Meanwhile, the region has minted, on average, one new billionaire every two weeks during the pandemic. According to Oxfam, the fortunes of Latin America’s 73 billionaires surged by a combined $48.2 billion, or 17 percent, between March and July 2020.

Most countries in Latin America deployed vigorous policy responses to mitigate the immediate health and socioeconomic fallout of the pandemic. They introduced fiscal support packages amounting to about 8 percent of gross domestic product, on average (including spending, loans, and guarantees). Variation among countries was wide, however, with Brazil’s fiscal stimulus among the highest and Mexico’s among the lowest.

To mitigate the impact of COVID-19 on living standards, most countries’ stimulus packages included increased spending on existing or new social protection programs. On average, the region spent around 2.5 percent of GDP on the expansion of social assistance to households. These programs usually have taken the form of cash transfers, in-kind food assistance, and measures to protect households’ access to basic utilities.

In a September 2020 report for the United Nations Economic Commission for Latin America and the Caribbean, Merike Blofield, Cecilia Giambruno, and Fernando Filgueira argue that governments confronted a triple challenge in delivering social protection during the pandemic. They had to provide resources to people included in the existing contributory social security schemes, to those included in noncontributory schemes and government-run assistance programs, and to those who fall through the net and are covered by none of these programs.

Higher levels of malnutrition and interruptions to schooling are likely to have irreversible effects.

Some governments were able to rise to the challenge better than others. Comparing the experiences of Brazil and Mexico is especially revealing. They are two of the largest countries in the region, with roughly similar socioeconomic development levels, and they faced similar challenges in terms of intensity of the COVID-19 shock. Yet their social policy responses varied considerably during the crisis. We compare the potential effects of COVID-19 on inequality and poverty and the two governments’ divergent responses to mitigate these effects.

The first case of COVID-19 in Latin America was diagnosed in Brazil on February 26, 2020. On March 16, the first death in the country was confirmed. Between January and October, more than 150,000 people died in Brazil, placing the country first among Latin American nations and second globally, after the United States.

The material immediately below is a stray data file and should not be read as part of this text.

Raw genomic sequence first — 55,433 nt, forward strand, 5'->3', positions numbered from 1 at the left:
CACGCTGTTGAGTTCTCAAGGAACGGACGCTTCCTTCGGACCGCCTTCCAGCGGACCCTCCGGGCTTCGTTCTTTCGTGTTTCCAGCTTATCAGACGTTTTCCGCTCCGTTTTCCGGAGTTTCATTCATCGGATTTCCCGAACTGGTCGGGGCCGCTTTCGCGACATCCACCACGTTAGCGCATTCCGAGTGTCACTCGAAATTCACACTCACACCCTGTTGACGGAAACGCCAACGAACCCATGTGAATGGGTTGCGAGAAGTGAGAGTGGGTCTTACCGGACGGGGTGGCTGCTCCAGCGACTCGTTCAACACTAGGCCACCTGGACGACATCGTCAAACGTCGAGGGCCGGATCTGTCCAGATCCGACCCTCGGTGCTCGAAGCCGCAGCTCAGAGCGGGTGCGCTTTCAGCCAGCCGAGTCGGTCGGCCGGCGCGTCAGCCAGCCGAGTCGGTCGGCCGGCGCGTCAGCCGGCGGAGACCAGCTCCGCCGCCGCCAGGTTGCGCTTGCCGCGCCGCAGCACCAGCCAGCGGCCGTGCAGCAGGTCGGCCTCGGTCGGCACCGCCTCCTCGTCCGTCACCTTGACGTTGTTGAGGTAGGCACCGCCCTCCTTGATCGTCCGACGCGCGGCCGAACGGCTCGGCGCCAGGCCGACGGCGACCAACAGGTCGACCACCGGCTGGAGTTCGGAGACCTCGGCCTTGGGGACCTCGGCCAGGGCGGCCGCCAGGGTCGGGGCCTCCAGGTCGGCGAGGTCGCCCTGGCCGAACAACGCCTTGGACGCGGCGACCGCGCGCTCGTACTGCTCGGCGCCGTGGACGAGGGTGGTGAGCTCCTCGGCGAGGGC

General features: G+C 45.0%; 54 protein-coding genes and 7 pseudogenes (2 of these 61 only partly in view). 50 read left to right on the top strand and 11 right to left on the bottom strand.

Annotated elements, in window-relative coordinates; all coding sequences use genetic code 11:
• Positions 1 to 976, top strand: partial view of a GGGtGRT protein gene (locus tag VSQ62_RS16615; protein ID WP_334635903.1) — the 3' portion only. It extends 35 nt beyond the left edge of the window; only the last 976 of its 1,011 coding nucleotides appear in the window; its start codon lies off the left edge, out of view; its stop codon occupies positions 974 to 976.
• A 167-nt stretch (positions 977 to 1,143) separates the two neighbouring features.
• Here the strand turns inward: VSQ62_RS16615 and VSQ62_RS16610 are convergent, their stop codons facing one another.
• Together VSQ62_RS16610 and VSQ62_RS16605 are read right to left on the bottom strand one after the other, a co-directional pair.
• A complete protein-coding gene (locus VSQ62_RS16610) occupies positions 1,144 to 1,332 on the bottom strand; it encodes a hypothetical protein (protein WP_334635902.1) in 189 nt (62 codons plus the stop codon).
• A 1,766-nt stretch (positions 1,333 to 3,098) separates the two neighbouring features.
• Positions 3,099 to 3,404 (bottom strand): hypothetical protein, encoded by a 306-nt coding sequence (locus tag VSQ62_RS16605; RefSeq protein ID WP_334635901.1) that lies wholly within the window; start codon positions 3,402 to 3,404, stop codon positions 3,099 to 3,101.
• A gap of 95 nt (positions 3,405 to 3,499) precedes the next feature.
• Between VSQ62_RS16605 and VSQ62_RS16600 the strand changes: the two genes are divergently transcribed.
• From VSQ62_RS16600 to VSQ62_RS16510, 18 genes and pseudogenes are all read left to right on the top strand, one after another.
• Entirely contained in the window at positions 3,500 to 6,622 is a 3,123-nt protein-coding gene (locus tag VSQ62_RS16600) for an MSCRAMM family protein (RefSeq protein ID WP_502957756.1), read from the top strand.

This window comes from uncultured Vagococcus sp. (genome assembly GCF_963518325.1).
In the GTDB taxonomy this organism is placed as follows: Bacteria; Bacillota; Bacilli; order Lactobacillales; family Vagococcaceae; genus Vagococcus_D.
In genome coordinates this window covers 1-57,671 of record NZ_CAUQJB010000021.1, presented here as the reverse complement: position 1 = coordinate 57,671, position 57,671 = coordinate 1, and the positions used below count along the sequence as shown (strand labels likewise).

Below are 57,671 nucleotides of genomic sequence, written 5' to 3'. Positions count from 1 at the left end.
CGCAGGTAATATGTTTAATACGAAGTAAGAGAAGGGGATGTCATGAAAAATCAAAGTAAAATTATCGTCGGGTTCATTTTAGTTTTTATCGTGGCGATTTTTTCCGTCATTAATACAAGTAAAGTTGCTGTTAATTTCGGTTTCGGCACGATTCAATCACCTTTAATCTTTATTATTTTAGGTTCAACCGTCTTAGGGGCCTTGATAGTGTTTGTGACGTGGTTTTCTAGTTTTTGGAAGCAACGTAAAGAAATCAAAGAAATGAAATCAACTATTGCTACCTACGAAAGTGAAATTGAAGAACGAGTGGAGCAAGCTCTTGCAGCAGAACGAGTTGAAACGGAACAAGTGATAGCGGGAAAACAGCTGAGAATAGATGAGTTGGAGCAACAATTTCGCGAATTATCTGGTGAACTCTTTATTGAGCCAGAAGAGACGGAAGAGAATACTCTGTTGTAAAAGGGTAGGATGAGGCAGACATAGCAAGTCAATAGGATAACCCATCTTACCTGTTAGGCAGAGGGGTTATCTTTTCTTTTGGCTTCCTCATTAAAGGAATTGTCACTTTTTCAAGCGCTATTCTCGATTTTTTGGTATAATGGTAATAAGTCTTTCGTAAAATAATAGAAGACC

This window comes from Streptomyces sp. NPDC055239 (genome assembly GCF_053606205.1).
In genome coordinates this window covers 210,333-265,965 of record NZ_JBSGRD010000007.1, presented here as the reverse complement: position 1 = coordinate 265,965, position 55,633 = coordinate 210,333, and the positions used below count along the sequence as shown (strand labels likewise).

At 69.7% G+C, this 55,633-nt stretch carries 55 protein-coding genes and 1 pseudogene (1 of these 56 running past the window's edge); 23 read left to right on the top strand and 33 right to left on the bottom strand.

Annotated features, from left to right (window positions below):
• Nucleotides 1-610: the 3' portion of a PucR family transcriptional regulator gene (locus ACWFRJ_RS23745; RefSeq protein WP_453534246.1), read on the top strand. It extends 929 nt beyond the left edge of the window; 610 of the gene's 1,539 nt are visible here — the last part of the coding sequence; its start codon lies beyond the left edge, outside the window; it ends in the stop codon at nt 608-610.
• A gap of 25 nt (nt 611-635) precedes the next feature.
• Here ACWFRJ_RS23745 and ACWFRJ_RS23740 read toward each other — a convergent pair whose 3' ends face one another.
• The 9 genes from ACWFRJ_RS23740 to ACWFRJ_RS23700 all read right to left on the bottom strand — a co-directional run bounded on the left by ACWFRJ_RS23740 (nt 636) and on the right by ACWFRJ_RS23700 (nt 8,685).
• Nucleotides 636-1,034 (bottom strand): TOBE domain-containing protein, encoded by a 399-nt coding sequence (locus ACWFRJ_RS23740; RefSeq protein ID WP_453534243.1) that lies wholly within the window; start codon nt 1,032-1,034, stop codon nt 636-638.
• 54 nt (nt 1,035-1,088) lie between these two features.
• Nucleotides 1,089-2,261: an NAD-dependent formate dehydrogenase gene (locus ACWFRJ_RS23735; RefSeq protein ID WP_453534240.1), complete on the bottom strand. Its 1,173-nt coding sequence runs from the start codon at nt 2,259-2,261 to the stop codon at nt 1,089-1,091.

The pandemic’s effects on economic activity were likely to be devastating in Brazil, possibly wiping out a large share of the country's considerable gains in poverty reduction made over the previous two decades. Nearly 40 percent of Brazilian workers are in the informal sector. Informal workers do not have formal labor contracts, and they usually lack access to unemployment benefits and contributory old-age pensions, which put them in an especially vulnerable situation when the pandemic hit.

In the absence of any mitigating measures, the incidence of poverty in Brazil, as measured by the international poverty line of $5.50 per day (in terms of purchasing power parity, or PPP, in 2011) would have increased from around 25 percent to roughly 30 percent, according to an analysis by Nora Lustig, Valentina Martinez, Federico Sanz, and Stephen Younger in an October 2020 Commitment to Equity (CEQ) Institute working paper. Using Brazil’s national poverty line ($6.30, in PPP), the poverty rate could have risen from around 28 to 32 percent. The number of people living in poverty could have risen by as much as 9 million. Inequality would have increased markedly, too: from an already very high pre-pandemic Gini coefficient of 0.55, it could have risen as high as 0.58. (The Gini coefficient is the most common measure of income dispersion, with zero expressing perfect equality and one maximal inequality.)